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Simple Flower Science

This is s a simple experiment for children of all ages. The visual of how water travels through a plant is amazing and would go along well with any study of plants.

First, you need to gather the materials:

White flowers such as carnations or daisies

Flower vases, glasses or jars

Food coloring (any color you want)

Water

Science notebook if desired (see note below)

White Flowers (before)

Directions:

Fill the glass about one quarter full with water.

Add plenty of food coloring (try about 15 drops and see how dark it is, you may need more if your using larger jars.)

Have an adult trim the flowers at an angle.

Put a flower into each filled jar.

Observe, discuss and journal.

Questions:

What is happening? Do some colors seem to show more? What part of the flower do you see the color in?

Science Notebooks:

If you already have a science notebook for your classroom or children at home, utilize that book. Otherwise, take two pieces of plain white paper and fold it in half. Staple together to make a small booklet. Have the child design the cover and write name on it. the title could be “Flower Science” or “Colorful Flowers.” On the first page, write or draw what the flowers look like before the activity. the next few pages can be used for observation drawings, marking the hours, time or date. the final page can be for written results and explaining why the color can be seen.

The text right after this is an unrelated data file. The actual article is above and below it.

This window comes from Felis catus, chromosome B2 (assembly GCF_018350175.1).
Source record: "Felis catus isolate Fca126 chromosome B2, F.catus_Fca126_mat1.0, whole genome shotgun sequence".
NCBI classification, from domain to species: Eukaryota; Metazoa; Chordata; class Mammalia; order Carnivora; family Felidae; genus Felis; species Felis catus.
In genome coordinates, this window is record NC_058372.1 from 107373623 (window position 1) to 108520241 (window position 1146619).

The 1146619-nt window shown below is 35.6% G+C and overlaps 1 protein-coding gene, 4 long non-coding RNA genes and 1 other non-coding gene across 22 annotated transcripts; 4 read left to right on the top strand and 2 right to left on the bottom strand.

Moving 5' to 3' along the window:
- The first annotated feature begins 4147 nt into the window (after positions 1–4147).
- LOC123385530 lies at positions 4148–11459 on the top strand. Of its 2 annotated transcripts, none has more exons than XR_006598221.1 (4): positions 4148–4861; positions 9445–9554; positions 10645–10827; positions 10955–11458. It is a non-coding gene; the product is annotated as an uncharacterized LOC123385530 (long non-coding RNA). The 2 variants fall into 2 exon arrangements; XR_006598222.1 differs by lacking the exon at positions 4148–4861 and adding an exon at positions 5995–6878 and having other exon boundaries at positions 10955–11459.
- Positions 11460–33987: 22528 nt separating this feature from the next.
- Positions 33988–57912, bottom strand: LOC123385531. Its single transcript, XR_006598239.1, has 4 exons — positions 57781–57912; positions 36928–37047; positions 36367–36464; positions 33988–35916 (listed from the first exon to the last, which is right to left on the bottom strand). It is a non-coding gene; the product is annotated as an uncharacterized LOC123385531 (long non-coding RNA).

What Exactly Happens?

For Younger Kiddos:

Plants, flowers and trees drink water from the ground through their roots, kind of like a straw. The water moves up the stem and travels into the leaves and flowers. The plant will use this water to make food for itself. Explain that the roots are no longer on cut flowers, although it would be good to show a picture of a flower with roots.

Older Children:

The food coloring and water goes through the sap tubes that produce the required capillary force. Capillary action carries water from the beakers to the petals of the white flower, which causes it to change color. It is the same thing that causes water to rise up in plants and trees. It goes through the roots, trunk or stem and then on to the flowers and leaves.

Transpiration-It is the loss of water vapor from the leaves, stems, flowers and roots. It is part of the water cycle.

Two Colored Flowers:

Another version of this activity is to split the stem and use two colors on one white flower. You would fill two glasses with water and use two different colors of dye, one in each glass. Split the stem in half. place one half in each glass. Check it out in a couple of hours.

This is also just a fun decoration for any holiday or celebration. St. Patrick’s Day, Valentine’s Day, Fourth of July, Christmas, President’s Day and birthdays would all be great times to make colorful flowers either as decoration or as gifts!

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